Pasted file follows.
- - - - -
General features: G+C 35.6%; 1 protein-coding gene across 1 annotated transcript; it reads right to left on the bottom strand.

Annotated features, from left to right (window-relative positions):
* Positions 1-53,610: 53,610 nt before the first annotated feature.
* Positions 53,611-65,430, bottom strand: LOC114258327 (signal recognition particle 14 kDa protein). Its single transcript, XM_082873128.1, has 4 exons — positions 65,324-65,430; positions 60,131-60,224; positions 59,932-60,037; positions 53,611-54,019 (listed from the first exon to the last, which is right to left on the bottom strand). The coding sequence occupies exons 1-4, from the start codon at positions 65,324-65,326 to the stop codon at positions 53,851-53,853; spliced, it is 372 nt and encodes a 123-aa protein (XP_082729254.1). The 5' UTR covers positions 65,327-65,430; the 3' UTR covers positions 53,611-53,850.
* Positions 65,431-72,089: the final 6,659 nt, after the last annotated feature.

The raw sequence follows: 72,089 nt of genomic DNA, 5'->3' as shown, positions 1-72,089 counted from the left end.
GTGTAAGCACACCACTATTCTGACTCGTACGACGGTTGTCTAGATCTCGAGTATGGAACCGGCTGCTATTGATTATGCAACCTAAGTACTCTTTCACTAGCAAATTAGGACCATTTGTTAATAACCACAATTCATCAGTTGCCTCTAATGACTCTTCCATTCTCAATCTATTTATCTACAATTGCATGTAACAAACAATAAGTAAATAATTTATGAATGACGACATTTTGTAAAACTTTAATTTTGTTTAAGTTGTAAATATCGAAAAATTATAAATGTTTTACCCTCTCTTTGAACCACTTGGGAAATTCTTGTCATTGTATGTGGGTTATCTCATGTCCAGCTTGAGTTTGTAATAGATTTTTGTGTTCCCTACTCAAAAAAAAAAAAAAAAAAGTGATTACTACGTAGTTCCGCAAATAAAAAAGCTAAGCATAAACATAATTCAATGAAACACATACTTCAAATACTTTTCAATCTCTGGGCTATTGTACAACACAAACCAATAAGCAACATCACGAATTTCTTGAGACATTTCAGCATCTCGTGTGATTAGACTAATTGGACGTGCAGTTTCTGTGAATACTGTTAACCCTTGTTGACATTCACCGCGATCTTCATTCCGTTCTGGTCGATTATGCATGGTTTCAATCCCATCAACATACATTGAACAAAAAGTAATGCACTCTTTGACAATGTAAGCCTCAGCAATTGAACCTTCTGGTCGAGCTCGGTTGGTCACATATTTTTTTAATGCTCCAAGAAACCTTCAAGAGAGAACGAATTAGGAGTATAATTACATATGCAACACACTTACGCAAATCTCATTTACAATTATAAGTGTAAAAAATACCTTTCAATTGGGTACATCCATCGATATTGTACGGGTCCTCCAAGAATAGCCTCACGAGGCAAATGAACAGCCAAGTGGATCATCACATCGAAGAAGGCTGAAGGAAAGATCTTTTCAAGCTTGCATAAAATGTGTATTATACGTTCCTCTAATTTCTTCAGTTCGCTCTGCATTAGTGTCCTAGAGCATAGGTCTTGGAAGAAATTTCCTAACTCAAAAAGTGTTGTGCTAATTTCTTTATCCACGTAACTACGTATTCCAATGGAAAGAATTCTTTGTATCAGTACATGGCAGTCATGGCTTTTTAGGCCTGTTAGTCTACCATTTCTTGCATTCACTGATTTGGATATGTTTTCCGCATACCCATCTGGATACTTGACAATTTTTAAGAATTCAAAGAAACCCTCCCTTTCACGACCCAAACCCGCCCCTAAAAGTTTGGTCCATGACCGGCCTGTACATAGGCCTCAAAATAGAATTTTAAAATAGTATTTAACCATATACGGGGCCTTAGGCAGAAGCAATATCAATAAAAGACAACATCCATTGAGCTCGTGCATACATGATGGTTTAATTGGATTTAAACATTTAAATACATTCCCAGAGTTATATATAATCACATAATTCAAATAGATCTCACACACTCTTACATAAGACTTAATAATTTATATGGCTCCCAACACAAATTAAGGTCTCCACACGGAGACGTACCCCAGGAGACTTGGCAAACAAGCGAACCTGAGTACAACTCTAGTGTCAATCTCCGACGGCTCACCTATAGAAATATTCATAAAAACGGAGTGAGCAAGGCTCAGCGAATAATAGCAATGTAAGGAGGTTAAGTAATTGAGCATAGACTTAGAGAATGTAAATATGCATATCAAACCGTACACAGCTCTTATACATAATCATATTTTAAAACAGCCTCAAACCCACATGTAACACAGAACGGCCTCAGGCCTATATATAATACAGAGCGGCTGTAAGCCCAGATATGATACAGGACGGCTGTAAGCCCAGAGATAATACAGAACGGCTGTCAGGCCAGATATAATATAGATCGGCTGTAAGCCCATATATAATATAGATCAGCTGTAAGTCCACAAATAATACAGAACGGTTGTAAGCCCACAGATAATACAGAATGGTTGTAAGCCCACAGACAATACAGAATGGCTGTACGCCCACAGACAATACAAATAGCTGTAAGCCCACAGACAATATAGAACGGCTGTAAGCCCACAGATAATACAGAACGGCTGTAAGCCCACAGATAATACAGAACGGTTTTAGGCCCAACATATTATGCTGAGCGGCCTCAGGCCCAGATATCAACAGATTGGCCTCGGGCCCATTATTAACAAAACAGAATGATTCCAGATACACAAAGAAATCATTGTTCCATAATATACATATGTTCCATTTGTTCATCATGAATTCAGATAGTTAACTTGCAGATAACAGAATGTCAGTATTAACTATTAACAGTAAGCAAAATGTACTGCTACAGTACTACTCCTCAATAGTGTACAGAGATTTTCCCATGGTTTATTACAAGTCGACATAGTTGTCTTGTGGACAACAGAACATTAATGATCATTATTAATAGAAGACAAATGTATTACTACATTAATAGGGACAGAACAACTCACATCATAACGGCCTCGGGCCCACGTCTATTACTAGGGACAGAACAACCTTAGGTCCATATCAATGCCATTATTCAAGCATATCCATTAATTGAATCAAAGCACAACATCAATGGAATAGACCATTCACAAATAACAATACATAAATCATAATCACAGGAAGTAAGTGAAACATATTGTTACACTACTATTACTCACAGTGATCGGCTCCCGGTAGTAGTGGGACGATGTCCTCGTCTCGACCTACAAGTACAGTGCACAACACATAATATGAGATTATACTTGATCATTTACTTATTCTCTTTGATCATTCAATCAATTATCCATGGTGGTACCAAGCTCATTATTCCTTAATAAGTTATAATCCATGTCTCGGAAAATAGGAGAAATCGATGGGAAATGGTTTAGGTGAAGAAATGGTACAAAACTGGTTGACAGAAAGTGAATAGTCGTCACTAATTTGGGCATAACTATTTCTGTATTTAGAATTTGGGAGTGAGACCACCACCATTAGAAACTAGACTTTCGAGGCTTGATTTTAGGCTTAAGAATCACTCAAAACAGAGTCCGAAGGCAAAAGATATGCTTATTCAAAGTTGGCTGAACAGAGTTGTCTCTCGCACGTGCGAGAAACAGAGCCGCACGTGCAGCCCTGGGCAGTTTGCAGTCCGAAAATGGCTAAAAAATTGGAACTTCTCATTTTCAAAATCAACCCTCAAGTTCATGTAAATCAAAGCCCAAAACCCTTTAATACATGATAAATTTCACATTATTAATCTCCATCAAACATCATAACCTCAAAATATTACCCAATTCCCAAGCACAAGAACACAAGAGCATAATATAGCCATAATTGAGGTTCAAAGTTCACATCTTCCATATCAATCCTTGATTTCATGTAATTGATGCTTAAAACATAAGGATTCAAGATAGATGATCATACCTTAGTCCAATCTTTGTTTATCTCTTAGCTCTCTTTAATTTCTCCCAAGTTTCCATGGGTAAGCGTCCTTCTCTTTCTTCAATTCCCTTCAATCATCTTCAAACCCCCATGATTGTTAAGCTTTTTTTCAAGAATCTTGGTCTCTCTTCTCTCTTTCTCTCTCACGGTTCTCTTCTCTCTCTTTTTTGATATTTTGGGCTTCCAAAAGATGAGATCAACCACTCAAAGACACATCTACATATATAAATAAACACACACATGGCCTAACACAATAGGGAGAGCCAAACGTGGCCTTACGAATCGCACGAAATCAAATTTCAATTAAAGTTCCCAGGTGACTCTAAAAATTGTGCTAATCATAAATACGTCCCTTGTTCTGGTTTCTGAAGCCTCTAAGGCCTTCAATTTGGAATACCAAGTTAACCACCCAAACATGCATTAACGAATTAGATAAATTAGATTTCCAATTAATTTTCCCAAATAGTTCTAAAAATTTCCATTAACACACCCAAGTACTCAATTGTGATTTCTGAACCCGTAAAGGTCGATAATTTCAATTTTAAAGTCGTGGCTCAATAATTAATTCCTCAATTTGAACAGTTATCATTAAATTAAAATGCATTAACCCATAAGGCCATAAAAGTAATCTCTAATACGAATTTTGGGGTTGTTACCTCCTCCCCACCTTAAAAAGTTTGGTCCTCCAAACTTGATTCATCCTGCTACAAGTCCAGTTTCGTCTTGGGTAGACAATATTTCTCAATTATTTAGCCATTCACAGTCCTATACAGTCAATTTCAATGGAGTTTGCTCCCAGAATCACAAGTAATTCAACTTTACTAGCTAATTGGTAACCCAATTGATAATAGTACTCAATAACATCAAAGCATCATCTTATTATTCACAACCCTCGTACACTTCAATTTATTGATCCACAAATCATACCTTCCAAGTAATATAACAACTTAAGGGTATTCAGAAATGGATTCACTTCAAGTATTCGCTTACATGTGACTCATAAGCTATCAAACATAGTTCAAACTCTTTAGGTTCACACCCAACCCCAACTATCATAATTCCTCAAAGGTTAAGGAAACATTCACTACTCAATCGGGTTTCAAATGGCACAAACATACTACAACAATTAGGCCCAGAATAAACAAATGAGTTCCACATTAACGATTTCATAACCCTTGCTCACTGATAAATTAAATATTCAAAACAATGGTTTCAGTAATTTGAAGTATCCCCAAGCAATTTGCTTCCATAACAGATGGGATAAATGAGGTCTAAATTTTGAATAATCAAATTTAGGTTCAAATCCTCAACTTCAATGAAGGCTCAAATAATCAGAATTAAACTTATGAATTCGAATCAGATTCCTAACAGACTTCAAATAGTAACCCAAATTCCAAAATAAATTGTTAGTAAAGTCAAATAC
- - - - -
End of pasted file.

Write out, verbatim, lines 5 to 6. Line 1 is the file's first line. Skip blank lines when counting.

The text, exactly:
* Positions 65,431-72,089: the final 6,659 nt, after the last annotated feature.

The raw sequence follows: 72,089 nt of genomic DNA, 5'->3' as shown, positions 1-72,089 counted from the left end.